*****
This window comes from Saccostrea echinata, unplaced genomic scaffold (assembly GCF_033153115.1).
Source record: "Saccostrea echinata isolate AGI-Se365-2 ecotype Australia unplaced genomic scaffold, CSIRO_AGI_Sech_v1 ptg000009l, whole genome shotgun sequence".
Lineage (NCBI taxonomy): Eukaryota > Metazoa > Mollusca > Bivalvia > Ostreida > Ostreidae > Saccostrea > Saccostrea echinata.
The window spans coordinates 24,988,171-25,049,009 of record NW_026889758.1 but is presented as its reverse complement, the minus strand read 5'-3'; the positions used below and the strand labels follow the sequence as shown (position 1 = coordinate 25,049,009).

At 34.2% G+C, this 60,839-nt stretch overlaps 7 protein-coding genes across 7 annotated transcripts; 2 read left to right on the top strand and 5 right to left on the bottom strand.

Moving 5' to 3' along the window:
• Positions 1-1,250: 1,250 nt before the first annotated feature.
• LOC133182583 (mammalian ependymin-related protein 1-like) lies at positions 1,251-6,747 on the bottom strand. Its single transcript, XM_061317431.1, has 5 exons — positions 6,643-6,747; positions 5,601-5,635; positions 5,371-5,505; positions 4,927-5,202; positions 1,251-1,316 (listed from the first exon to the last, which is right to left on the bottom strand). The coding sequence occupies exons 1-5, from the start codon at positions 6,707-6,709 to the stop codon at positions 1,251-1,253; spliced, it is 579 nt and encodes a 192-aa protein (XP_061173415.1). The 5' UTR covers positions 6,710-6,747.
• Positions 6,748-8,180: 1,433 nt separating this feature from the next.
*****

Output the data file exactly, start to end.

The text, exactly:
This window comes from Saccostrea echinata, unplaced genomic scaffold (assembly GCF_033153115.1).
Source record: "Saccostrea echinata isolate AGI-Se365-2 ecotype Australia unplaced genomic scaffold, CSIRO_AGI_Sech_v1 ptg000009l, whole genome shotgun sequence".
Lineage (NCBI taxonomy): Eukaryota > Metazoa > Mollusca > Bivalvia > Ostreida > Ostreidae > Saccostrea > Saccostrea echinata.
The window spans coordinates 24,988,171-25,049,009 of record NW_026889758.1 but is presented as its reverse complement, the minus strand read 5'-3'; the positions used below and the strand labels follow the sequence as shown (position 1 = coordinate 25,049,009).

At 34.2% G+C, this 60,839-nt stretch overlaps 7 protein-coding genes across 7 annotated transcripts; 2 read left to right on the top strand and 5 right to left on the bottom strand.

Moving 5' to 3' along the window:
• Positions 1-1,250: 1,250 nt before the first annotated feature.
• LOC133182583 (mammalian ependymin-related protein 1-like) lies at positions 1,251-6,747 on the bottom strand. Its single transcript, XM_061317431.1, has 5 exons — positions 6,643-6,747; positions 5,601-5,635; positions 5,371-5,505; positions 4,927-5,202; positions 1,251-1,316 (listed from the first exon to the last, which is right to left on the bottom strand). The coding sequence occupies exons 1-5, from the start codon at positions 6,707-6,709 to the stop codon at positions 1,251-1,253; spliced, it is 579 nt and encodes a 192-aa protein (XP_061173415.1). The 5' UTR covers positions 6,710-6,747.
• Positions 6,748-8,180: 1,433 nt separating this feature from the next.